Every day, we negotiate the slope to the best of our ability. Still, we fail to measure up to the people we'd like to be, and succumb to the tilt of the landscape.
    Jennifer has lived in the same town in central Minnesota her whole life. This year, diagnosed with a form of lupus, she began purchasing medication through Wal-Mart instead of through Marcus, her local druggist - who also happens to be her neighbor. Prescription drugs aren't on her health plan, and this is just an economic necessity.
    Why can't the druggist cut his neighbor a break? He's trying, but he's selling at a mere hair above cost as it is. He just took out a loan against the business to make expenses and his increased rent. The downtown area he's located in has been slated for redevelopment, and only corporate chain stores appear to have deep enough pockets to pay for storefront leases. It sounded like a good idea when Marcus supported it at the public hearing - but the description in the pamphlet prepared by the real-estate developer (complete with a section on how to compete more effectively with "big box" stores like Wal-Mart) hasn't conformed to reality.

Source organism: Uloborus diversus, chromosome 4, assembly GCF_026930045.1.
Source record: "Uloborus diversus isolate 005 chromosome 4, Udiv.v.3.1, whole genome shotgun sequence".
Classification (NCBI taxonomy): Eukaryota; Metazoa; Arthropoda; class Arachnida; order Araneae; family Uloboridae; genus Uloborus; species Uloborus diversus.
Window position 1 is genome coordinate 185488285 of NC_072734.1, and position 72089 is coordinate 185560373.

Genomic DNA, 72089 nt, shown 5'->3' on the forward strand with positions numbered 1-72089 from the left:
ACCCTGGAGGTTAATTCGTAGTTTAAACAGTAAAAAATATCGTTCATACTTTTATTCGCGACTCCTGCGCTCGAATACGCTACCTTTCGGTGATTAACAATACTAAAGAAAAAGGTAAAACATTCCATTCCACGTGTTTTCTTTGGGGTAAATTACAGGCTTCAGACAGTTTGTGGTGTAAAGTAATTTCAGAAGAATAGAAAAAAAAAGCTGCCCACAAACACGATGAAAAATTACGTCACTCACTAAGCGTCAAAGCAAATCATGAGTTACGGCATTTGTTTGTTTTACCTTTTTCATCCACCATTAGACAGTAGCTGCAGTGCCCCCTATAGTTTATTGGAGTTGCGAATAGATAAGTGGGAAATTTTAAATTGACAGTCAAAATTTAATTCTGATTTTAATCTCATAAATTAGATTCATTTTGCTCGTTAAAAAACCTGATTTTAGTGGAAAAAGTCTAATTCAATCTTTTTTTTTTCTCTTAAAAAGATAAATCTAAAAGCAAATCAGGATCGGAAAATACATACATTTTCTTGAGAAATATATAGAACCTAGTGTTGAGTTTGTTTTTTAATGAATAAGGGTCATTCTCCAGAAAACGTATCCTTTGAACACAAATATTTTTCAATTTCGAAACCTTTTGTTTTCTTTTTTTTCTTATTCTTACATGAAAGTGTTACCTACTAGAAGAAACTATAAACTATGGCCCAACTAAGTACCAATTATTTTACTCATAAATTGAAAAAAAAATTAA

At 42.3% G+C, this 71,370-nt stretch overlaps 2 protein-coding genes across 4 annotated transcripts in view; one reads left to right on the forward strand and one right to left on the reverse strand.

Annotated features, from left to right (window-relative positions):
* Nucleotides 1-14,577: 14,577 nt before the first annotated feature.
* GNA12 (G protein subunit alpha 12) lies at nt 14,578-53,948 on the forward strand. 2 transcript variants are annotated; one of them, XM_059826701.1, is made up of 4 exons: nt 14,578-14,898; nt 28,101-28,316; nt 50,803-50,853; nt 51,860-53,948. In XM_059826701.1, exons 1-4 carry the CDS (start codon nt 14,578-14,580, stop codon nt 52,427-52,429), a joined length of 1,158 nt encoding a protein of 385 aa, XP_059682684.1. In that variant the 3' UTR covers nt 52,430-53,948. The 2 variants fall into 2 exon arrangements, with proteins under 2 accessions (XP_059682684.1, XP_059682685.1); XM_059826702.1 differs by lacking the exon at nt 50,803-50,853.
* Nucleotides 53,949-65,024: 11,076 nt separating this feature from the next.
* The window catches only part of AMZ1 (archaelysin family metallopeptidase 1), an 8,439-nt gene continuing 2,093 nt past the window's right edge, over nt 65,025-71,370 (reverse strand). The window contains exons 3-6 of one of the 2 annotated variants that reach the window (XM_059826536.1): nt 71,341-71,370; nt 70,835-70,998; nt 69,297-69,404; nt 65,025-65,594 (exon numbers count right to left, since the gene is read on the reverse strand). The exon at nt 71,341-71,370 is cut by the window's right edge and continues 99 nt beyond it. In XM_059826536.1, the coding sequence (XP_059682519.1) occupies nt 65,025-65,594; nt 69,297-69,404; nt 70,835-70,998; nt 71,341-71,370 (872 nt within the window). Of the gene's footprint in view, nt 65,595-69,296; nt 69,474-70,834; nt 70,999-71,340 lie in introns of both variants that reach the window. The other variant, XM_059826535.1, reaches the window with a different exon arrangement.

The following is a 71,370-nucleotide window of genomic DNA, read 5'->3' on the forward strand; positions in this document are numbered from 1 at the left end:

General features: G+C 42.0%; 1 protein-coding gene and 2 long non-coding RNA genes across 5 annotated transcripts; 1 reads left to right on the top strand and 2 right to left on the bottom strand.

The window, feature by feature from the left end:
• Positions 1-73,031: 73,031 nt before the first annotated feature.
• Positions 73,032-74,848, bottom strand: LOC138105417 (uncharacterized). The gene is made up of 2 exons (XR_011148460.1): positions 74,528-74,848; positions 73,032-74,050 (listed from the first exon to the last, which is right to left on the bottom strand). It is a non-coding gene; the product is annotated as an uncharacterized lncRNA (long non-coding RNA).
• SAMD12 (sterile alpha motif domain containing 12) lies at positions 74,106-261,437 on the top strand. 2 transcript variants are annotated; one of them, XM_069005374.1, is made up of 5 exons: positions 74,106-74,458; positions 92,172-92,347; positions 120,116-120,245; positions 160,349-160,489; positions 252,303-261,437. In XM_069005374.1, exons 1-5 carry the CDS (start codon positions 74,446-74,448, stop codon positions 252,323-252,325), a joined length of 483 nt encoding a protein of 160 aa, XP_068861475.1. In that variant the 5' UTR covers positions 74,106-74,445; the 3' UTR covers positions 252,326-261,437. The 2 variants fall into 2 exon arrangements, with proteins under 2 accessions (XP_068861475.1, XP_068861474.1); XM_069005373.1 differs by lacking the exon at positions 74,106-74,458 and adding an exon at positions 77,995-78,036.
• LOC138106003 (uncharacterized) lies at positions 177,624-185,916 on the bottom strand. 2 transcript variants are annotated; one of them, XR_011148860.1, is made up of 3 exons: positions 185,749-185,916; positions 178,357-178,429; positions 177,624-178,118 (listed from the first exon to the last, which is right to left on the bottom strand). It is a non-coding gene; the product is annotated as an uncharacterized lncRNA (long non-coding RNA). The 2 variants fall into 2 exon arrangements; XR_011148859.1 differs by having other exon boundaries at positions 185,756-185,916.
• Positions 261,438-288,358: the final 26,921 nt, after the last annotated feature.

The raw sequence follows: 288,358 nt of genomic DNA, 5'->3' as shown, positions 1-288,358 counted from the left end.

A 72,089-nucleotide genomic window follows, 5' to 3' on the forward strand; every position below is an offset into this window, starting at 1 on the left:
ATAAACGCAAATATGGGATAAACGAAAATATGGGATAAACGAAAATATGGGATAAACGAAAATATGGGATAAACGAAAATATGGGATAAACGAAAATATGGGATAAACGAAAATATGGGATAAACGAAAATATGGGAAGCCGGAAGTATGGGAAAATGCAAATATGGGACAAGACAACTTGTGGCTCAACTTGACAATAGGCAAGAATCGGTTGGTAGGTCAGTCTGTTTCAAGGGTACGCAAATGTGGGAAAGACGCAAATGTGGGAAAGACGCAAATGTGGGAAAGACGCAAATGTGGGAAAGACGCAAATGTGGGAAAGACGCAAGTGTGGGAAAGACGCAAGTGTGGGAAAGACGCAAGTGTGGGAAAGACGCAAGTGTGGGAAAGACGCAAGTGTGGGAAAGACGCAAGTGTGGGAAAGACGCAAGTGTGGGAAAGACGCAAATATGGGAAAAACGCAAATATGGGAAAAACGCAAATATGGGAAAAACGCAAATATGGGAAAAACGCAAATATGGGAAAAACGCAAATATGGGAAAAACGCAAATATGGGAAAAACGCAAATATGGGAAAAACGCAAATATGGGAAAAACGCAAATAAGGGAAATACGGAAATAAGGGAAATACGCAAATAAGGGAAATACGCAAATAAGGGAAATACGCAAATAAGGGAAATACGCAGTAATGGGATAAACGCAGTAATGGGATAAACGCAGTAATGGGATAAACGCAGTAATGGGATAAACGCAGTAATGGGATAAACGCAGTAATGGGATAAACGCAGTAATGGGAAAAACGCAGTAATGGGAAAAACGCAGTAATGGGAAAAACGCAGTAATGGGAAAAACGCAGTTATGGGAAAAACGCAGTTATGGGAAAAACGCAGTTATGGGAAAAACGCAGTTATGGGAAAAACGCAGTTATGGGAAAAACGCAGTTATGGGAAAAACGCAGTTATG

Marcus's landlord doesn't really have any choice in the matter. He underwent costly renovations to conform to the new downtown building code, and needs to pass those on to the businesses renting from him. He took out a mortgage, too, which is slated to reset in just a couple of months. If he doesn't collect higher rents, he won't make payments.